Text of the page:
Why removing the WTO moratorium on e-commerce will help the developing world’s post-COVID recovery
At the 12th Ministerial Conference of the World Trade Organization, developing countries will have to fight hard to help their economies recover faster and better from the pandemic.
One of the decisions that will have to be made will be whether to remove or extend the moratorium on customs duties on electronic transmissions which was put in place in 1998 and has continued since then.
In 1998, based on a proposal from the United States, WTO members decided to maintain the existing practice of not imposing customs duties on electronic transmissions for two years, but since then this moratorium continued for more than 20 years without any consensus on the definition of electronic transmissions and hence on the scope of the moratorium.
At the 11th Ministerial Conference in 2017, WTO members again decided to maintain the moratorium until the next Ministerial meeting.
In 2019, developing countries again agreed to maintain the moratorium until the next ministerial meeting, on the understanding that there will be more clarity on the definition of electronic transmissions (ET) and therefore on the scope of the moratorium, based on repeated requests in the proposals from India and South Africa. However, to date, there is no consensus on the definition of ET or the scope of the moratorium. Meanwhile, the COVID-19 pandemic and the rapidly advancing digital revolution have multiplied developing countries’ potential tariff revenue losses and also eroded their regulatory space to control “on-line” imports, including those from luxury items such as video games, movies, music and print media.
The COVID-19 pandemic has changed the international trade landscape as it has given new impetus to “online” imports, especially in developing countries which are mostly net importers of digitized products. The pandemic coupled with the food crisis and growing digital divide have amplified pressures on government revenues. But the WTO moratorium, on the one hand, restricts the fiscal space of governments by not allowing them to impose customs duties on these online imports, and on the other hand, adds to the benefits by exponential growth of digital platforms which are the main exporters of electronic transmissions.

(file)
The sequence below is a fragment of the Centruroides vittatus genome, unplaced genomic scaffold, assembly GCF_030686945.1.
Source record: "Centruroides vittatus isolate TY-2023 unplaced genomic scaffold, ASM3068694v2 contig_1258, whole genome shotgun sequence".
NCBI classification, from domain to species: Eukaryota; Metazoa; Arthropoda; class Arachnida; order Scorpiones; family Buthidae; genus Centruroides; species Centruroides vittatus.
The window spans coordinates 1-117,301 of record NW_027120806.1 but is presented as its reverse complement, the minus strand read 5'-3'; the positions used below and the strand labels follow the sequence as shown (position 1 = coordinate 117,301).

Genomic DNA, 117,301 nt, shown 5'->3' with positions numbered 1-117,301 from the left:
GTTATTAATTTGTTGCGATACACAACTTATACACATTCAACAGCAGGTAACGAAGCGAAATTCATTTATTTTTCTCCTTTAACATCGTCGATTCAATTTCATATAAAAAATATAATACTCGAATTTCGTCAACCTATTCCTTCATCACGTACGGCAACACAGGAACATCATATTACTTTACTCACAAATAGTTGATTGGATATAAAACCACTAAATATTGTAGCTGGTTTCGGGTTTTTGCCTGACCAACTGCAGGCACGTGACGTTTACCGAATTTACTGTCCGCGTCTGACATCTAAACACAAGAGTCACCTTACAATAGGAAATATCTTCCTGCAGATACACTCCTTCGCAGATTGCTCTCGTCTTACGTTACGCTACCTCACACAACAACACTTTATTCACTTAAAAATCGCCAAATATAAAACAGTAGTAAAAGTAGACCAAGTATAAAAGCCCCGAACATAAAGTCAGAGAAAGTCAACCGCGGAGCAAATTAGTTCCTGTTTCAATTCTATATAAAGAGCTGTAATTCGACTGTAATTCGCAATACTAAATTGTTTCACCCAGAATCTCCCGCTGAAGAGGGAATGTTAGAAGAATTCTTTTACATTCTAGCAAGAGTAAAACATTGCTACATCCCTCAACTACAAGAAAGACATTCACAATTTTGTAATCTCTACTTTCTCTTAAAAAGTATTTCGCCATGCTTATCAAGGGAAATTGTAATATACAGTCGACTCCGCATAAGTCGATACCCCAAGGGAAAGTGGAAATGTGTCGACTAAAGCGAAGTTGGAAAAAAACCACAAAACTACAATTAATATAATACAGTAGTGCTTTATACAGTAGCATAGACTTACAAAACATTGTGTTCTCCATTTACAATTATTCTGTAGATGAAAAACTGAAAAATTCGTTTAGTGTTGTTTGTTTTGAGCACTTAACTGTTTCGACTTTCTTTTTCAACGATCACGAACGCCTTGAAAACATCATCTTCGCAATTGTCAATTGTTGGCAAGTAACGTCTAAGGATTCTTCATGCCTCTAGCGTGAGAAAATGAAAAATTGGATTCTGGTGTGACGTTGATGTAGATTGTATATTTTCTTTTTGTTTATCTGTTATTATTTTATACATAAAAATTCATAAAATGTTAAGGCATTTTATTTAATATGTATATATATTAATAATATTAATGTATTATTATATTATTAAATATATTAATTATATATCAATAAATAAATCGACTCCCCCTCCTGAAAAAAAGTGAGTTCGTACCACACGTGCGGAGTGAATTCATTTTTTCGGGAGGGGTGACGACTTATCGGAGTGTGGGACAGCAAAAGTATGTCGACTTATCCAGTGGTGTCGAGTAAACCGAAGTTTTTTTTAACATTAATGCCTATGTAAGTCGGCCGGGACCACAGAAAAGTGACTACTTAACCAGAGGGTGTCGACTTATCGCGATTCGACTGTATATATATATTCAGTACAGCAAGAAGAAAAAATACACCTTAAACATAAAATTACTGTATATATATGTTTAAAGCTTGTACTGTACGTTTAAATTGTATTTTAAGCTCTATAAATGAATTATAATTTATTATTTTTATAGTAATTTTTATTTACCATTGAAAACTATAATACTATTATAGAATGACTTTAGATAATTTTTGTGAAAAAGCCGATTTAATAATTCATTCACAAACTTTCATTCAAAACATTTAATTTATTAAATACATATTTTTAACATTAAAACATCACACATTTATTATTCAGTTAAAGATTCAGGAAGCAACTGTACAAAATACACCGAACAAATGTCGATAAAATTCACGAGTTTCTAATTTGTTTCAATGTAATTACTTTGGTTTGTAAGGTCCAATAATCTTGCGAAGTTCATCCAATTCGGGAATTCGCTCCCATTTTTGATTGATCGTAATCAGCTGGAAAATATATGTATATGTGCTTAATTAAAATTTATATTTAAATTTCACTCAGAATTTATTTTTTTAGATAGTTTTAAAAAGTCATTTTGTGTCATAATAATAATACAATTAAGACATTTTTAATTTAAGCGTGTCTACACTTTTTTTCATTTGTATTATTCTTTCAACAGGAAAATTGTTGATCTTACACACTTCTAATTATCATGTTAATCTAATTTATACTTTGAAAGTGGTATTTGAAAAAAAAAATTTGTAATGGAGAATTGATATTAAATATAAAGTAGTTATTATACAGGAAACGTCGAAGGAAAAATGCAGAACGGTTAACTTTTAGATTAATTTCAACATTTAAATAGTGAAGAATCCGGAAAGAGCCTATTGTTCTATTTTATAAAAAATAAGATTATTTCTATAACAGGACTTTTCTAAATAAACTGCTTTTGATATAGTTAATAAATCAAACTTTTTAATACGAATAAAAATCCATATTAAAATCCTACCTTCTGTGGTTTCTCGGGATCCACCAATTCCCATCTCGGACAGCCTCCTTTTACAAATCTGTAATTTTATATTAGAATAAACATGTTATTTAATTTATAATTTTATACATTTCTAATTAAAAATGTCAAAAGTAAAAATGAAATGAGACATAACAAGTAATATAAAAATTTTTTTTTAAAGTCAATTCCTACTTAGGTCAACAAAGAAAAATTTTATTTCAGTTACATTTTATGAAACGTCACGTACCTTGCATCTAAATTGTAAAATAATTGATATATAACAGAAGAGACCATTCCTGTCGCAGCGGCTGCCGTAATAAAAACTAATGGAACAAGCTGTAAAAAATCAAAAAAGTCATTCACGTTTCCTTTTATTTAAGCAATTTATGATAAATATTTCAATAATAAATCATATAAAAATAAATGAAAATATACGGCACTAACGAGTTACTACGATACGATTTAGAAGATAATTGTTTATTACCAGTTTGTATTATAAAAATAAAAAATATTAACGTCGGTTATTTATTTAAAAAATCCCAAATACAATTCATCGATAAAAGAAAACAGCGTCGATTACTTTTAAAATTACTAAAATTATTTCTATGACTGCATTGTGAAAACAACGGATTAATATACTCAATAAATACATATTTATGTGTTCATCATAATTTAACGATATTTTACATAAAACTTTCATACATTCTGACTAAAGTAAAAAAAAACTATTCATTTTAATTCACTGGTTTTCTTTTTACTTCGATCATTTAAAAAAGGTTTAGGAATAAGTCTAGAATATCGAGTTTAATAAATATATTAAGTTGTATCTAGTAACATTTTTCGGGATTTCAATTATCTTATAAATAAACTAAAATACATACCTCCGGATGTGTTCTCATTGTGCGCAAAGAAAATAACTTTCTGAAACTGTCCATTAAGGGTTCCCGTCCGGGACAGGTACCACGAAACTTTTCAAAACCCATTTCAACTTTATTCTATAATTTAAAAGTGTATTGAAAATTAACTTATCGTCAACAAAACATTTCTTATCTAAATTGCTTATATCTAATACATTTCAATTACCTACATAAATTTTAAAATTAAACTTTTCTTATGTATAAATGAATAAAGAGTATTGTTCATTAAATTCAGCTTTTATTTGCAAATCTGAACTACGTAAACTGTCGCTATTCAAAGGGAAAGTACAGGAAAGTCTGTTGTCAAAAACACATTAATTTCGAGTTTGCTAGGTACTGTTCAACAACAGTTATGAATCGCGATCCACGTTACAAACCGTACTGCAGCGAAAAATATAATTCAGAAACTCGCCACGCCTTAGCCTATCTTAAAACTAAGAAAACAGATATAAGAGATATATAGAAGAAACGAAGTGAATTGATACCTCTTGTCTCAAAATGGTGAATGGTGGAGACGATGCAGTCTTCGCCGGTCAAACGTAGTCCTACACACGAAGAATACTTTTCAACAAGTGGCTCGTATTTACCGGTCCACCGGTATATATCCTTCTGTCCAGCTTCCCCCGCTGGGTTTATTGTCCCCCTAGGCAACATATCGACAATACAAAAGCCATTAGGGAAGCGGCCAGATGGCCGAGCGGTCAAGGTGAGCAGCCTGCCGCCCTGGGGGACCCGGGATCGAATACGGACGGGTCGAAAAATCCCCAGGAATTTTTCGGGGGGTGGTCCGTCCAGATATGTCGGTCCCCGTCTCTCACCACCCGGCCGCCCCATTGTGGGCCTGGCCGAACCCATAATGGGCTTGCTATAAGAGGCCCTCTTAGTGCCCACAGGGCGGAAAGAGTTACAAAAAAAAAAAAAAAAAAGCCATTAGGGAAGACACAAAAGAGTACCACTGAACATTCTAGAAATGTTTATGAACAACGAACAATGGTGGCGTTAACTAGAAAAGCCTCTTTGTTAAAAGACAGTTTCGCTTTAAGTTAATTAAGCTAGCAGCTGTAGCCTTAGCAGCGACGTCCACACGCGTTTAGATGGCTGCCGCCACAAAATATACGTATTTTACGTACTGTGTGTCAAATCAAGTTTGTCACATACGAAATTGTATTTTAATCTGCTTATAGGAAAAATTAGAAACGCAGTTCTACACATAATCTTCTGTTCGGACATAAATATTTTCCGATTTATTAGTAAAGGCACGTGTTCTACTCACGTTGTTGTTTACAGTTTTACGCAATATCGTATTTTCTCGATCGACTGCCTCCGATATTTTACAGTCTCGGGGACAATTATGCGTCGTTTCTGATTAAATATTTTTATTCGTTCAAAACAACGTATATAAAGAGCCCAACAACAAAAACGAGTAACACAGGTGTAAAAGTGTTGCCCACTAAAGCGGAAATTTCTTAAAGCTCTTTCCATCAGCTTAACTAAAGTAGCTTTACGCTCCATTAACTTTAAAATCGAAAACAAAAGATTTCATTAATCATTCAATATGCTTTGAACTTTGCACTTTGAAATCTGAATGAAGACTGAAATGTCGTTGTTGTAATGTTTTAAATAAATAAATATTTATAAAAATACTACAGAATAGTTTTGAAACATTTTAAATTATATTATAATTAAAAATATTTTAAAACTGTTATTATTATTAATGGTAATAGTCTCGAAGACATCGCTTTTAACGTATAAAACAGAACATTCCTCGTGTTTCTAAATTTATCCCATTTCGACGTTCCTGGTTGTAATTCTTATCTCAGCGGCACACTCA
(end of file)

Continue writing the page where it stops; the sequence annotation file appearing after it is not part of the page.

A new study estimates the magnitude of customs revenue lost by developing countries over the period 2017 to 2020. Using the most conservative estimates, the study estimates that global “online” imports of electronic transmissions fell from 139 billion in 2017 to $204 billion in 2020. These estimates only cover 49 digitizable products that have been identified by the WTO. These are products that used to be marketed physically with the HS code but which are now increasingly marketed “online”.
The results show that over the period 2017-2020, growing imports of these 49 digitizable products resulted in $56 billion in lost tariff revenue for developing and least developed countries, including countries lost potential tariff revenue of $48 billion while LDCs (least developed countries) lost potential tariff revenue of $8 billion due to the moratorium.
It has been estimated that with a combined population of around one billion, LDCs need around $4 billion to fund two shots of the cheapest Oxford-AstraZeneca vaccine.
LDCs could have generated around $8 billion had members decided to lift the WTO moratorium in 2017. The cost of the delayed decision has been extremely high for LDCs.
The total potential loss of tariff revenue over the period 2017-2020 due to the moratorium exceeded nearly $500 million for many developing countries including Argentina, Brazil, China, Guatemala, Korea South, Panama, South Africa and Tunisia. The loss of customs revenue exceeded $1 billion for many developing countries such as China, India, Mexico, Nigeria, Pakistan, Paraguay and Thailand. For the least developed countries, this period, i.e. 2017-2020, has been particularly difficult due to the pandemic.